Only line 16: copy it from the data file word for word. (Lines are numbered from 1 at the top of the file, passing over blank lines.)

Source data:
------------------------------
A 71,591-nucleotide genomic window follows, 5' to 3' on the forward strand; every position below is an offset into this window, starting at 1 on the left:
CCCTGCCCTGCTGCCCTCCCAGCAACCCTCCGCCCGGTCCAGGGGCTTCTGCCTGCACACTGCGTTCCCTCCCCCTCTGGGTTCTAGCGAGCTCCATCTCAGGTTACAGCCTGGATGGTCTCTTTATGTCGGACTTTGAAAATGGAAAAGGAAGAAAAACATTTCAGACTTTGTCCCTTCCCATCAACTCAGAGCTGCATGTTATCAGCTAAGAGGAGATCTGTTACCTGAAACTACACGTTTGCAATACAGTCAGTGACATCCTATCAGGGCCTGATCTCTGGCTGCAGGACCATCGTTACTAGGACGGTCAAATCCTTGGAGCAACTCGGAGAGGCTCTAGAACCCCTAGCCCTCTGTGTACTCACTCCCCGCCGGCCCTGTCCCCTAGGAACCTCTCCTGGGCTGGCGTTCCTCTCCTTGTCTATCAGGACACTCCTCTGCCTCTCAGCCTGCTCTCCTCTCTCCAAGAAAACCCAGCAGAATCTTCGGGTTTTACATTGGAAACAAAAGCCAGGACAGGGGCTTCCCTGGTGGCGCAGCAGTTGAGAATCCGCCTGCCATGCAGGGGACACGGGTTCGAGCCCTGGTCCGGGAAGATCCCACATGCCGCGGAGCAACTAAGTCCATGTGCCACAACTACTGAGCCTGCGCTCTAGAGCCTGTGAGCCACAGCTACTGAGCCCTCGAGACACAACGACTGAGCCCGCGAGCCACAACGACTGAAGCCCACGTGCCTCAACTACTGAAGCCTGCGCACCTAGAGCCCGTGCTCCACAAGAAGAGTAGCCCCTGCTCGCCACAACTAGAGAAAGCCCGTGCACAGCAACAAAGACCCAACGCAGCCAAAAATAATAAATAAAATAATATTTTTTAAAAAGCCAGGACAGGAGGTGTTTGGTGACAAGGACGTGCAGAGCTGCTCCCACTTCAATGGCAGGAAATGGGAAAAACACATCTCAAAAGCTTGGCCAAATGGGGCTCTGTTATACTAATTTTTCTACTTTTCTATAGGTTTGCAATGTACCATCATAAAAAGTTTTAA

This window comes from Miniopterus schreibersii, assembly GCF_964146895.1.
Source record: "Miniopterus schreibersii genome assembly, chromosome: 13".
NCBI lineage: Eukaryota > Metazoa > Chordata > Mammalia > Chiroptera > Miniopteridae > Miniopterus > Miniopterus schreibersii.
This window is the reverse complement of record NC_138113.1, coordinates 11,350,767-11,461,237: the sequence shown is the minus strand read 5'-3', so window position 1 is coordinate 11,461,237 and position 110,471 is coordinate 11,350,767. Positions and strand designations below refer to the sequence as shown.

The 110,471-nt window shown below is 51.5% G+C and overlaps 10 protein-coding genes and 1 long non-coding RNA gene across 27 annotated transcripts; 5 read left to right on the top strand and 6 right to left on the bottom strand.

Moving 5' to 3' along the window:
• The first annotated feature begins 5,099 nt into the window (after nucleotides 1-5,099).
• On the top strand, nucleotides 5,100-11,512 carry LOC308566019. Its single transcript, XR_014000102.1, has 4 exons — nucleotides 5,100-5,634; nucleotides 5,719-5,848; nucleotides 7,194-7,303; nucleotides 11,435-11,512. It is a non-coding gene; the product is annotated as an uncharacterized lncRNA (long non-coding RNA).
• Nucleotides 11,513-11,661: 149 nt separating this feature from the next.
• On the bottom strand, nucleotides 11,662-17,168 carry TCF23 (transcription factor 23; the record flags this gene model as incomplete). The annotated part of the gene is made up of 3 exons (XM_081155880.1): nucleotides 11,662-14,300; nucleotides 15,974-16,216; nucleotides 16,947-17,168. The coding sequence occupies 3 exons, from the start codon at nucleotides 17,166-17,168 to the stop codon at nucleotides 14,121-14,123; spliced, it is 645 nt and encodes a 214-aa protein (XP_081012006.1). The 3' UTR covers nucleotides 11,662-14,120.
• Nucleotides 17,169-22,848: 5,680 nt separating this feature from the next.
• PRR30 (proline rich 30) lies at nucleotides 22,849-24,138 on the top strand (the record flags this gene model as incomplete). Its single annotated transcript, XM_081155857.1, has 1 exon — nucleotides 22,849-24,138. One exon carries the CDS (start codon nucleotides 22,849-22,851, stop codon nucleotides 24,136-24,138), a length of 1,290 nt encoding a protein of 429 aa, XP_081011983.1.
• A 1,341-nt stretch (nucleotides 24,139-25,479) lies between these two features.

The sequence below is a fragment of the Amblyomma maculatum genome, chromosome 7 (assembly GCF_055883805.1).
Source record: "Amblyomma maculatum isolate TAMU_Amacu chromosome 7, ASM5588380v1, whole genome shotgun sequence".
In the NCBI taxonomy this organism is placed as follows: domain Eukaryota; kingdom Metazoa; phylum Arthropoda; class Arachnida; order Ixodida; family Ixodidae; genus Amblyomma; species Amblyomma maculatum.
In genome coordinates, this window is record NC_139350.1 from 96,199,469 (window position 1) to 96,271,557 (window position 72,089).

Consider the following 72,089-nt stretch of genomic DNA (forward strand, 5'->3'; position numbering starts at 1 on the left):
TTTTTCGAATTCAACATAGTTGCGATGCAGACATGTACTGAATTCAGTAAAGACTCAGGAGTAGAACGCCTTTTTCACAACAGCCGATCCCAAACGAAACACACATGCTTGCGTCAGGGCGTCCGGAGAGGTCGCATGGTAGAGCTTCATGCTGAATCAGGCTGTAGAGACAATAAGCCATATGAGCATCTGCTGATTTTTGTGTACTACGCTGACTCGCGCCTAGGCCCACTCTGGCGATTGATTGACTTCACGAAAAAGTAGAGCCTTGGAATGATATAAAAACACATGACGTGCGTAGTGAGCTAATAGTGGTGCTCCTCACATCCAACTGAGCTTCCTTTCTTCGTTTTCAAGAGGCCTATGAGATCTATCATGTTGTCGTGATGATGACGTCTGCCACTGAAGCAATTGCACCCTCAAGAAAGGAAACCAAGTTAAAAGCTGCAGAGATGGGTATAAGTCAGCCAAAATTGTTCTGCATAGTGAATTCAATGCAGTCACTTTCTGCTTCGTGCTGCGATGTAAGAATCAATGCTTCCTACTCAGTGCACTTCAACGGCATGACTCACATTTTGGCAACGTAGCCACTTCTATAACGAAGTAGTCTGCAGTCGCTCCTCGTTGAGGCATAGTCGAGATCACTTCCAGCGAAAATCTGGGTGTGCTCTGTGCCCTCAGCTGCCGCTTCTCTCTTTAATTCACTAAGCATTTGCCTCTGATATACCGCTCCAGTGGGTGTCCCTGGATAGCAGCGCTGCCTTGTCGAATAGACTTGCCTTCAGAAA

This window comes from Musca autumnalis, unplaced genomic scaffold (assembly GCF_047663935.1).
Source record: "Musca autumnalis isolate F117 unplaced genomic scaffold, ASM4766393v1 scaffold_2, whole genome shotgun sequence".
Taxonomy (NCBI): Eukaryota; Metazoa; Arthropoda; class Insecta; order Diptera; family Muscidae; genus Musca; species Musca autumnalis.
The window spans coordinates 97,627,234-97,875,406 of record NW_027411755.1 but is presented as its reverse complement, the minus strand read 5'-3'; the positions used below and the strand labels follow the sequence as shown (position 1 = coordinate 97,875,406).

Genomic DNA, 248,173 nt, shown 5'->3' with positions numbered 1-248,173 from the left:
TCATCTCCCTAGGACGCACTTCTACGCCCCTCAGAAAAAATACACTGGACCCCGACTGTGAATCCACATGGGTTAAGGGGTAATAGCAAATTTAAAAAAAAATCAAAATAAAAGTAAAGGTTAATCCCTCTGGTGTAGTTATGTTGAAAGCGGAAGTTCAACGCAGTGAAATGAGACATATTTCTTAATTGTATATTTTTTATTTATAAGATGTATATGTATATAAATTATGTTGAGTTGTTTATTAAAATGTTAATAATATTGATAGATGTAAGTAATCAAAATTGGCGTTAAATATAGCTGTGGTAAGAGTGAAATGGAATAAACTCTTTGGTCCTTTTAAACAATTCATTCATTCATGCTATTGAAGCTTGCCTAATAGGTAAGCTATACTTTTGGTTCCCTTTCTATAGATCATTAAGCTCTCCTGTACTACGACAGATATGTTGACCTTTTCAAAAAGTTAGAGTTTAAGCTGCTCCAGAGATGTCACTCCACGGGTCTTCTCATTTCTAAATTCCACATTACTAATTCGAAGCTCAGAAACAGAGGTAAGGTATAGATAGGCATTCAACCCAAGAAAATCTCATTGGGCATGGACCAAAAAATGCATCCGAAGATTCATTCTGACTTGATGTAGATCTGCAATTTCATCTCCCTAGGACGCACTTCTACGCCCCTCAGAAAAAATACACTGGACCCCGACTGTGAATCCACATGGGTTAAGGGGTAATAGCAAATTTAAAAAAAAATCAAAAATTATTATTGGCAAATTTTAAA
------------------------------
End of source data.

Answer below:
The sequence below is a fragment of the Amblyomma maculatum genome, chromosome 7 (assembly GCF_055883805.1).